Experts examine challenges facing research universities

July 23, 2020
By: Ellen Marrison

In an hours-long virtual workshop that could have covered days, the presidents of the National Academies of Sciences, Engineering, and Medicine and leaders from government, academia, and publishing explored key questions the research enterprise must address to build a more effective and resilient 21st century research university. Facing challenges that may have long been present but have been exacerbated and accelerated by the COVID-19 crisis, the leaders began exploring questions that could help research universities rebound to a better place than the pre-pandemic status quo.

Facing issues including strained budgets, intellectual property challenges, decreases in state funding, restrictions on international students, racial inequality, laboratory challenges and more, research universities were already grappling with myriad challenges. Speakers in the workshop, from Mary Sue Coleman, president of the Association of American Universities, to Michael Lauer, deputy director for extramural research at the National Institutes of Health (NIH) and France A. Córdova, the 14th director of the National Science Foundation, the leaders presented a sometimes grim picture of the current situation.

However, amid what Coleman referred to as frightening numbers when considering the financial losses due to COVID-19, there was also a recognized opportunity to return from the pandemic upheaval in a stronger position. Alan Leshner, the chief executive officer emeritus of the American Association for the Advancement of Science, noted that this may be the time for new collaboration models and that recovery could be a time to shore up the strength of the nation’s research universities.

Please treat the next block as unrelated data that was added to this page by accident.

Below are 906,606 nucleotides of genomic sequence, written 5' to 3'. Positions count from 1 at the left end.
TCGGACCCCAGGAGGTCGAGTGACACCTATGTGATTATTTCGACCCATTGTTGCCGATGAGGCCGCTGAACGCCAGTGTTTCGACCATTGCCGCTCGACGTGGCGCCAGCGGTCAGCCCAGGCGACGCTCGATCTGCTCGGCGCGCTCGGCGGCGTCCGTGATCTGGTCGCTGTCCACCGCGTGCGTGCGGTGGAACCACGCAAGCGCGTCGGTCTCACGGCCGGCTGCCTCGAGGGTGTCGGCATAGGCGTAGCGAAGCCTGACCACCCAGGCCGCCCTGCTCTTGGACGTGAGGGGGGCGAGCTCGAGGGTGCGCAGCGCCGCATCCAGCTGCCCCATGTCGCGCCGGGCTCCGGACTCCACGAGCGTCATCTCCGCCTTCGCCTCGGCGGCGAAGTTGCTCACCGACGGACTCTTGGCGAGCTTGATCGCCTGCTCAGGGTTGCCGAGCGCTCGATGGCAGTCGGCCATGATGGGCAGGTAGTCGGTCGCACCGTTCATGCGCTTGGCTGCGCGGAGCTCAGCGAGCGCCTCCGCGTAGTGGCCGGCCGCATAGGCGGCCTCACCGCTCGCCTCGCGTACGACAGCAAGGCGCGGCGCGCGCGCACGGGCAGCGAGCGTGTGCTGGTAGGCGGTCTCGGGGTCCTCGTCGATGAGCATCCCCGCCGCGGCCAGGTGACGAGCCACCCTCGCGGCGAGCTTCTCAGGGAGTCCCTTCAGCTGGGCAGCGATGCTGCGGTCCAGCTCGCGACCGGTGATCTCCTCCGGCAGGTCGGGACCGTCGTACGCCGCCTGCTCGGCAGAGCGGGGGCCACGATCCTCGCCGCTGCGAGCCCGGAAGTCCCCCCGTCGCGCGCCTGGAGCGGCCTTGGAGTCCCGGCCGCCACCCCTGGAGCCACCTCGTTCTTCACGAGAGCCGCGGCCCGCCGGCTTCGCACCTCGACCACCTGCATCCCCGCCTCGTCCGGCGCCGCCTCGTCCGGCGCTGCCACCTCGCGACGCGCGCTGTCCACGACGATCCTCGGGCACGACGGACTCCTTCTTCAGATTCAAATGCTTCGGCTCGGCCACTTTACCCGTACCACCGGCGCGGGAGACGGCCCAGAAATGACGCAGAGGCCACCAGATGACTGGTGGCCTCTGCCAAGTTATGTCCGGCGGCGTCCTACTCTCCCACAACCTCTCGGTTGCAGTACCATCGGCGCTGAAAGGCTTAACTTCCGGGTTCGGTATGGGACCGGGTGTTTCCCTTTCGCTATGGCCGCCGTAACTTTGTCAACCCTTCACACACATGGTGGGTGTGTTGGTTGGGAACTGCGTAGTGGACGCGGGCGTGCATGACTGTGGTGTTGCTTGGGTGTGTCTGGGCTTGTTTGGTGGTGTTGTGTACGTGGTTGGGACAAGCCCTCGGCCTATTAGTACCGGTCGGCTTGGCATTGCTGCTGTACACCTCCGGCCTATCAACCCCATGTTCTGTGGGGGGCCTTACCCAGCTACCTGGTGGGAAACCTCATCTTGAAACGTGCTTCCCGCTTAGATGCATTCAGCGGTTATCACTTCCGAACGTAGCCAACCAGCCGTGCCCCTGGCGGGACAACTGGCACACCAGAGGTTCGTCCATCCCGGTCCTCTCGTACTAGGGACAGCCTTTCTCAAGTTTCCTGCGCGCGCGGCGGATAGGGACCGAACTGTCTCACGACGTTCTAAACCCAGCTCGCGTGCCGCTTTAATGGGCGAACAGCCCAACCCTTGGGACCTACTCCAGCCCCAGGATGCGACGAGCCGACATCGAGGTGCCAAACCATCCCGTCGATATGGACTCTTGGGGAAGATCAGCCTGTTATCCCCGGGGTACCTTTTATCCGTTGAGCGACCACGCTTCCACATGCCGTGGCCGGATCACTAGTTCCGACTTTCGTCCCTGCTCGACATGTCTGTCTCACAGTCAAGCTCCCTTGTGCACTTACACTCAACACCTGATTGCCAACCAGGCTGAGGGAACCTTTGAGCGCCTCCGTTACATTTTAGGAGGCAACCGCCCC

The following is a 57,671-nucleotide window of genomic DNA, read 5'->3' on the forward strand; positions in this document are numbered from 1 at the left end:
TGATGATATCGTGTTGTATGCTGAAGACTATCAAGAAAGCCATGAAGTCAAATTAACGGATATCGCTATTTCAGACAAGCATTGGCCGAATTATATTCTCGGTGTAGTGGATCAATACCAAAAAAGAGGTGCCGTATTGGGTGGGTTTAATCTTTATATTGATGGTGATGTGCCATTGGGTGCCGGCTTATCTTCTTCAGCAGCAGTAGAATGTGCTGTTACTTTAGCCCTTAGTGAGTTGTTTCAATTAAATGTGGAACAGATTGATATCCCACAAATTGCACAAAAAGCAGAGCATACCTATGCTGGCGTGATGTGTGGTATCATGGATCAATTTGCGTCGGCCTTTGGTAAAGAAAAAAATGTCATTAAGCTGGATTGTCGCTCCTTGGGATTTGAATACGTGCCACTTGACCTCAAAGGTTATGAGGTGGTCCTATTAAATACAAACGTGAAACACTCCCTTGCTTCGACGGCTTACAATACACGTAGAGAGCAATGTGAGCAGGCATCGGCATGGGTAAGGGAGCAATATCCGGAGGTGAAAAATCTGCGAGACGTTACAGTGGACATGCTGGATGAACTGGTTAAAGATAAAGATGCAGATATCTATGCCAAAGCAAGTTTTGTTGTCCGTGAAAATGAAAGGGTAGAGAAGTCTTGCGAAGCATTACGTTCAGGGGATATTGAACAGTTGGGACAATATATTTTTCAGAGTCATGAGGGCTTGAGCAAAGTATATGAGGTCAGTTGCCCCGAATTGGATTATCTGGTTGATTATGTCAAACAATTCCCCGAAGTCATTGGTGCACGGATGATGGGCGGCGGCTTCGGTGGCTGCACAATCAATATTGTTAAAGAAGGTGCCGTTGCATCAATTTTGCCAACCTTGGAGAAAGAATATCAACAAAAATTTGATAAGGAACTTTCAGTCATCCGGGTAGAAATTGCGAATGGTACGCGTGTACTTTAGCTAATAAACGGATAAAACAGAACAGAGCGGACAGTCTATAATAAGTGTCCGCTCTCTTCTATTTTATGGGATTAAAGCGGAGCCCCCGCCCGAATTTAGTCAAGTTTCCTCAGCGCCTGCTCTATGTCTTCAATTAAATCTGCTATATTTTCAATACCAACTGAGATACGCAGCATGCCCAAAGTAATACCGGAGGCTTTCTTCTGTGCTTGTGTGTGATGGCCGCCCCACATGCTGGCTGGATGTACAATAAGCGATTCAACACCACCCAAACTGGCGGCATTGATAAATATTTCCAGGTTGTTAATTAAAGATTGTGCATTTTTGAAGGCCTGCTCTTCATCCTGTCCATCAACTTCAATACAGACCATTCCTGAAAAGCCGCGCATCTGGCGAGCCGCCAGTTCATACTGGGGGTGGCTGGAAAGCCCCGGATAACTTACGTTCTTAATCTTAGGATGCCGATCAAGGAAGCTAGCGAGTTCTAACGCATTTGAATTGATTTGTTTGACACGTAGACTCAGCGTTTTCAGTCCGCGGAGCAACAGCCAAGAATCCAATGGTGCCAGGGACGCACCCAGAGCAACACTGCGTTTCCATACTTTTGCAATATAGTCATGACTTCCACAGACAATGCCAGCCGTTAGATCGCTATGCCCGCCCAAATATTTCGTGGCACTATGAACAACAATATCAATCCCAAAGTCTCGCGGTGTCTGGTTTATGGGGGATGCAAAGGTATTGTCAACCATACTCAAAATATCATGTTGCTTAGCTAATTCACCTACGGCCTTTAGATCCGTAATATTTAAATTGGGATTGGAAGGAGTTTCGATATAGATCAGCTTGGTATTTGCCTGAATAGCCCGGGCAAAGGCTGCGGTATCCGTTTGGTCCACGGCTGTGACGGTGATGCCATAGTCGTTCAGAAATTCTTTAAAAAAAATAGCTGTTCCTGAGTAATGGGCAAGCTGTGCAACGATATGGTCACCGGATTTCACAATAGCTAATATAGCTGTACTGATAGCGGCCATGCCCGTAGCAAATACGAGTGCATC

In urging Congress to recognize universities in their next relief package, Coleman noted that “failure to do so will have severe repercussions not only to education and research, but also for economic security far into the future.”

Ideas were proposed during the afternoon workshop in consideration of many new avenues that could be pursued to strengthen universities. For instance, when considering realigning the relationship between research and education, Frances Ligler, the Lampe Distinguished Professor of biomedical engineering, North Carolina State University/University of North Carolina-Chapel Hill, posited that universities need to make it easier for undergraduates to work in labs and welcome students that have been in the workforce before pursuing higher education.

There was also discussion surrounding educating science reporters and making politicians more science literate, restructuring laboratories, reimagining what a racially diverse science workforce will look like, international research collaborations, science ethics, and ensuring that the basic research enterprise is aligned with national needs.

Whether the university landscape will be able to survive and thrive from what is shaping up to be monumental transformation is yet to be seen. As Leshner suggested in concluding the event, organizations now need to turn their attention from what needs to be done to the questions surrounding how to get it done. As Leshner said, it is a transformation point.

(A recording of the workshop is in production and will be available on the National Academies website.)


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